Among famous last words, Sir Thomas More’s give Catholics the best advice for this year’s ugly and acrimonious political campaigns. As he was walking up the scaffold to his execution, the former Chancellor to Henry VIII summed up his predicament—and his choices—eloquently. “I die the King’s good servant,” he said, “but God’s first.”
To be in this world and not of it has never been easy. And, there are times in history when to maintain one’s hope for citizenship in the Eternal City of God has required faithful disciples of Jesus Christ to stand firmly in opposition to those who wield power in the temporal cities of men and women. Many martyrdoms have been the result, including More’s.
But if we think that this cannot possibly happen in our days, we ought to remind ourselves of the fact that the Bill of Rights we enjoy under the United States Constitution was not just the result of winning the war we call the American Revolution. It was the fruit of a revolution in thinking, and the articulation of a new understanding of the dignity of the human person that flourished in the new world.
Our first amendment freedoms, the freedom of religion and the freedom of speech, are under assault. Despite the distasteful and even detestable behaviors of both major party presidential candidates, we would be wrong to tell ourselves that the freedoms we have enjoyed for just short of 230 years can’t be lost. They can be. But I think the most frightening thing about that possibility isn’t that it would happen in an open cataclysmic battle. More likely, it would occur after a long, steady erosion of our common understanding of what these rights mean. That can be accomplished by the sly use of words in which the principles that define us as a nation are redefined simply by rephrasing them.
Notice that what we Americans cherish as “freedom of religion” is now more often than not being referred to as “freedom of worship.” These two concepts are simply not the same thing. Freedom of religion encompasses each individual citizen’s right to fully practice his or her faith and live according to its principles. The separation of Church and state so many tout also guarantees the right of organized religions to govern themselves, as well as define and teach what they hold as beliefs. Freedom of worship is limited to praying as one wishes, not publicly, but within the confines of a private setting. It is an impoverished substitute none of us should be willing to accept.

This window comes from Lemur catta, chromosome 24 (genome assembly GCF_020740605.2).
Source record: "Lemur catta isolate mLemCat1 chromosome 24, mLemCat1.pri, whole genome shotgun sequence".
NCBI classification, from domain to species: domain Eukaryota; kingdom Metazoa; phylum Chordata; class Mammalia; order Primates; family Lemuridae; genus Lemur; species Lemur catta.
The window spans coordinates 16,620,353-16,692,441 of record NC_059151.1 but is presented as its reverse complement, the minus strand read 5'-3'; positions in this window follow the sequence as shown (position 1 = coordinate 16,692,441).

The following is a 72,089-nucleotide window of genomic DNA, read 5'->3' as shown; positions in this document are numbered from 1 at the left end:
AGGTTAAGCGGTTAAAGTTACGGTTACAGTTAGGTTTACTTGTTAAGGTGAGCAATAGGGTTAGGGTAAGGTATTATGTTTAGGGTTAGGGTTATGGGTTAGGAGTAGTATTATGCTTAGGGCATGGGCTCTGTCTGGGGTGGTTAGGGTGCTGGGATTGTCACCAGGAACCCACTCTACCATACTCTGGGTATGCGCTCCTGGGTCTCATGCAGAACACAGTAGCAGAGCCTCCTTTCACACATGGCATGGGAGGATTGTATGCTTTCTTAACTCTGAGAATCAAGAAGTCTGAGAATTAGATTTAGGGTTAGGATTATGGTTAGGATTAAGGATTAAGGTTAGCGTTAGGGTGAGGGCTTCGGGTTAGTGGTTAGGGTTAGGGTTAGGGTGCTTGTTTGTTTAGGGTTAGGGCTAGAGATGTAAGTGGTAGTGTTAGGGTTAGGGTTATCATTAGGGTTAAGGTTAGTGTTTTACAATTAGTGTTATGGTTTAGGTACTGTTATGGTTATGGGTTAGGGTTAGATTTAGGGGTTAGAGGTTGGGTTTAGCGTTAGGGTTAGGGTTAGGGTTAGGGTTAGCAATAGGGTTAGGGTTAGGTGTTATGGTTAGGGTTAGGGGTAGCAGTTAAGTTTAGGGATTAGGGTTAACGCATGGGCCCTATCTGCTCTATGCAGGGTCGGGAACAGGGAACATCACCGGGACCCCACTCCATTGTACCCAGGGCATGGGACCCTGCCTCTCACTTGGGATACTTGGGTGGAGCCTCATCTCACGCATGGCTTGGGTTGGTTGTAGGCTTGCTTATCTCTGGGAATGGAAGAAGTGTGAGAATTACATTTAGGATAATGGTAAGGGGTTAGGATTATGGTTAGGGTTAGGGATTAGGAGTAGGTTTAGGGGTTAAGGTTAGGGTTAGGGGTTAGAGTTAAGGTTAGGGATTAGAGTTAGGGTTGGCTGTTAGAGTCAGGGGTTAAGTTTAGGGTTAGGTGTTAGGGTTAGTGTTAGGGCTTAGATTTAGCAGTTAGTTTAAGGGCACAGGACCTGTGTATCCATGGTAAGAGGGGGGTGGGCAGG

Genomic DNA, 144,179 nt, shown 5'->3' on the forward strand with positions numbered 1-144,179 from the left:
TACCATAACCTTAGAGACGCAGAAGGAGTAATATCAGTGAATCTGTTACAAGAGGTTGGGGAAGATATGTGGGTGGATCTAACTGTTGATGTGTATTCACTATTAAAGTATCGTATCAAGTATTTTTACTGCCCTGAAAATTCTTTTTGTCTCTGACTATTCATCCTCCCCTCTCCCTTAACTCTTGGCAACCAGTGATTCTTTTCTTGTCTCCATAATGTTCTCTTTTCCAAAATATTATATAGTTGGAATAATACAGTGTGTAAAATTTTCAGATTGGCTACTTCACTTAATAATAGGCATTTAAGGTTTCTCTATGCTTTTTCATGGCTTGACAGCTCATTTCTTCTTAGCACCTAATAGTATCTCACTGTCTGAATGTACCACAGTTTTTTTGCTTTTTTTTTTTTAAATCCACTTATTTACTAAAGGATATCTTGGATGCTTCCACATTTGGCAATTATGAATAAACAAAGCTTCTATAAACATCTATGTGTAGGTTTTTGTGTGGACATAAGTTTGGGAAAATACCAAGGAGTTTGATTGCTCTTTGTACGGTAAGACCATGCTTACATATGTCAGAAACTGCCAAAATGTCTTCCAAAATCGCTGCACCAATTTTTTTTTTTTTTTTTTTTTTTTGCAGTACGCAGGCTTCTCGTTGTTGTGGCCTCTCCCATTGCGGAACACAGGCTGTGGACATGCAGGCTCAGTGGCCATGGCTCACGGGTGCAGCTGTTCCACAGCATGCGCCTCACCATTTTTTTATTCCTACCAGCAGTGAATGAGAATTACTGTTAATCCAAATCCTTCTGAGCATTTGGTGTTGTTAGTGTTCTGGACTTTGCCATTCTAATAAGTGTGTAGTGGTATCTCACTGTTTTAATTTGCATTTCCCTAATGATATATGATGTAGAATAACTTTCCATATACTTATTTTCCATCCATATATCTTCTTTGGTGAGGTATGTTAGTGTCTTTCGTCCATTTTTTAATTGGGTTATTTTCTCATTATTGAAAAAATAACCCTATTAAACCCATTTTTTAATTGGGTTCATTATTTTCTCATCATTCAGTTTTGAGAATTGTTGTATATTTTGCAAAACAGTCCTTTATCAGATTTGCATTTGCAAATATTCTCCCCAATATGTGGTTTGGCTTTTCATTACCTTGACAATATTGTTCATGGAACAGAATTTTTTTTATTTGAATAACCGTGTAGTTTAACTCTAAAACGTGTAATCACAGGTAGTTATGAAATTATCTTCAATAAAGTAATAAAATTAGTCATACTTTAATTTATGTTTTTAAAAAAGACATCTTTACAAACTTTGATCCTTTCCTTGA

Similarly, “freedom of speech” has been recently reduced to “freedom of thought.” In other words, while we are free to hold an opinion or set of beliefs, we may not be free to express them publicly. Strangely, a society that prizes tolerance as its highest virtue seems unable—or more likely, unwilling—to tolerate the free expression of views that it finds disagreeable. The right to disagree, and the civility to do it respectfully, is being undermined everywhere.
What’s a Christian citizen to do? Follow Jesus’ instructions to the Pharisees. “Render unto Caesar that which is Caesar’s, and render unto God that which is God’s” (Matthew 22:21). Pay your taxes, obey the laws, and defend your country. But when it comes to casting a ballot or taking full advantage of the Bill of Rights, give God what belongs to him, even if doing so incurs the wrath of Caesar. Be a good servant to your country, but be God’s servant first.
Jaymie Stuart Wolfe, © 2016